After Apicoectomy & Soft Tissue Surgery
-Bleeding: The gauze that was placed over the surgical site should remain in position for 30 minutes. Replace with a fresh gauze every 30 minutes until the bleeding appears to have stopped. Remember to remove the gauze anytime you are eating, drinking, or sleeping. A certain amount of bleeding is expected and the saliva may be blood tinged for 24-48 hours.
-Pain: If you have been given a prescription for relief of pain, use it as directed. The medications may be taken after consuming adequate amounts of food in order to avoid stomach upset. Avoid alcoholic beverages and driving.
-Swelling: This is common following surgery. Apply an ice bag to the outside of the face over the surgical area at 20 minute intervals (ie: 20 minutes on, 20 minutes off, repeat) ONLY for the first 36 hours following surgery. Keep your head elevated on 2 or 3 pillows when resting to help reduce swelling. Swelling reaches its maximum in about 24-36 hours post surgery and may last several days thereafter. Discoloration of the skin of the face and neck may occur in some individuals following surgery. Do not be alarmed. Apicoectomies and root surgeries on upper teeth may cause the lower eyelid to swell. If this happens do not be alarmed.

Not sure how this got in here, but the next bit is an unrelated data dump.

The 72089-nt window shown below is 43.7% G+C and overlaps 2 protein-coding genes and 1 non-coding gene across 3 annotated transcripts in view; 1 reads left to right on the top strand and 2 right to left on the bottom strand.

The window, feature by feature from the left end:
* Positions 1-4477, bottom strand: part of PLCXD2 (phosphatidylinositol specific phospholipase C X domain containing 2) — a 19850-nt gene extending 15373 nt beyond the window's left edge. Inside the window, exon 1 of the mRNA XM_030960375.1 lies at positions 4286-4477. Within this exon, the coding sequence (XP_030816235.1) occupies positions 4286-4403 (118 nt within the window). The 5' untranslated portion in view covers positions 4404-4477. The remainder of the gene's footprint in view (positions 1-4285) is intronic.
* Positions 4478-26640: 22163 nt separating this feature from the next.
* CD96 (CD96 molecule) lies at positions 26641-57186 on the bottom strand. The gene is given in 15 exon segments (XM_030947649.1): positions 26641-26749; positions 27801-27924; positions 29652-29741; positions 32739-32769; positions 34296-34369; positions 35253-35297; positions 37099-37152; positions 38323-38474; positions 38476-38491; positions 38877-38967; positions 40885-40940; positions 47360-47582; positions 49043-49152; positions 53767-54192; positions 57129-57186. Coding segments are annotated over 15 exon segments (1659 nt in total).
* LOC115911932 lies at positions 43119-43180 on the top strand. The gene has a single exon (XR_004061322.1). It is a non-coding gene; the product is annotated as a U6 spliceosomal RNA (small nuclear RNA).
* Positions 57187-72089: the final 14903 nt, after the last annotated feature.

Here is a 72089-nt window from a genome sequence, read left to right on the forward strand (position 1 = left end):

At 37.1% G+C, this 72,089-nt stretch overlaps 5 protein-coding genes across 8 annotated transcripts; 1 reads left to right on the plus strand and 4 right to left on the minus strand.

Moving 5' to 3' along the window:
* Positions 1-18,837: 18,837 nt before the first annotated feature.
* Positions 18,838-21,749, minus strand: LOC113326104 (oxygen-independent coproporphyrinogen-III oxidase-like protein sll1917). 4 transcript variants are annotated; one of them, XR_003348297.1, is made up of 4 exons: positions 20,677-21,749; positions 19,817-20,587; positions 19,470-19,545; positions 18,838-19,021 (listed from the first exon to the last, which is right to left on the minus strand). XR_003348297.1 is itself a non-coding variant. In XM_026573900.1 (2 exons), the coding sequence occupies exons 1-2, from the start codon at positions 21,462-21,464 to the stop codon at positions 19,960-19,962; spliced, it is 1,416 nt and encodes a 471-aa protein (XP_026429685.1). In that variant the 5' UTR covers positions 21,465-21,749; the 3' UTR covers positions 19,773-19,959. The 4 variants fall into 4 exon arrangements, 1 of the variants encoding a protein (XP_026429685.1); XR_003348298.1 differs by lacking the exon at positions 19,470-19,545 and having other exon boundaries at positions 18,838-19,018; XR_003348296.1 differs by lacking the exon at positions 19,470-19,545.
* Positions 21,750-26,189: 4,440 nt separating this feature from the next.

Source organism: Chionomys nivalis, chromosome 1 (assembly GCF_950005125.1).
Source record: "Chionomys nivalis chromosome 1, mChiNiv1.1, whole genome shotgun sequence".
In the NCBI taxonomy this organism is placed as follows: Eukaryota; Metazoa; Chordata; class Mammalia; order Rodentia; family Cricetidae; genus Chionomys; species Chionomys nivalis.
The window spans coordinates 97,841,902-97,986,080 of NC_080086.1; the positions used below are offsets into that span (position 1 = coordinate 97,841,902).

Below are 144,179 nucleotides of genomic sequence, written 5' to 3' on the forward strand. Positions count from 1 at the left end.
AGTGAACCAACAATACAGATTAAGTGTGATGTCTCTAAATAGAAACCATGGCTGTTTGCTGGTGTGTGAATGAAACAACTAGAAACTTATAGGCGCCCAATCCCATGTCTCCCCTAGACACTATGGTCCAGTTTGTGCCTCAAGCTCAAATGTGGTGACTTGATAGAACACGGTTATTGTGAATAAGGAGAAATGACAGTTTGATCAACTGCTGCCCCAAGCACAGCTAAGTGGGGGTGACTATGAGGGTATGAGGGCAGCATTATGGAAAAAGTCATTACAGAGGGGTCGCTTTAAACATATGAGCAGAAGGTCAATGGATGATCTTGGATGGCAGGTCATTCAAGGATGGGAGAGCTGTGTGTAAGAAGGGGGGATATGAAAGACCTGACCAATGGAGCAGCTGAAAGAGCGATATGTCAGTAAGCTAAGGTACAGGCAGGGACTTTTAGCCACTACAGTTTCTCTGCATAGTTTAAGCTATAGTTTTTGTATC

-Mouth Rinsing: Starting tomorrow, rinse mouth gently with ½ teaspoon of table salt in 8 ounces warm water after each meal and at bedtime for one week.
-Hygiene: Continued meticulous hygiene is important. Normal care should be maintained, but the surgical area should be excluded from care involving brushing, flossing, or dental irrigation appliances.
-Diet: Good nutrition post surgery is essential. Soft and bland foods are advisable for the first 24 hours. Do not use a straw when drinking as it disturbs the healing process.
-Activities: Avoid heavy lifting, strenuous exercise or bending below the waist for at least one week following surgery.
-Fever: A low grade fever may occur following surgery and should be no cause for alarm
-Smoking: Avoid smoking for the first week following surgery and highly encouraged to stop thereafter. Smoking causes severe irritation to the fresh surgical area and impairs the normal healing process.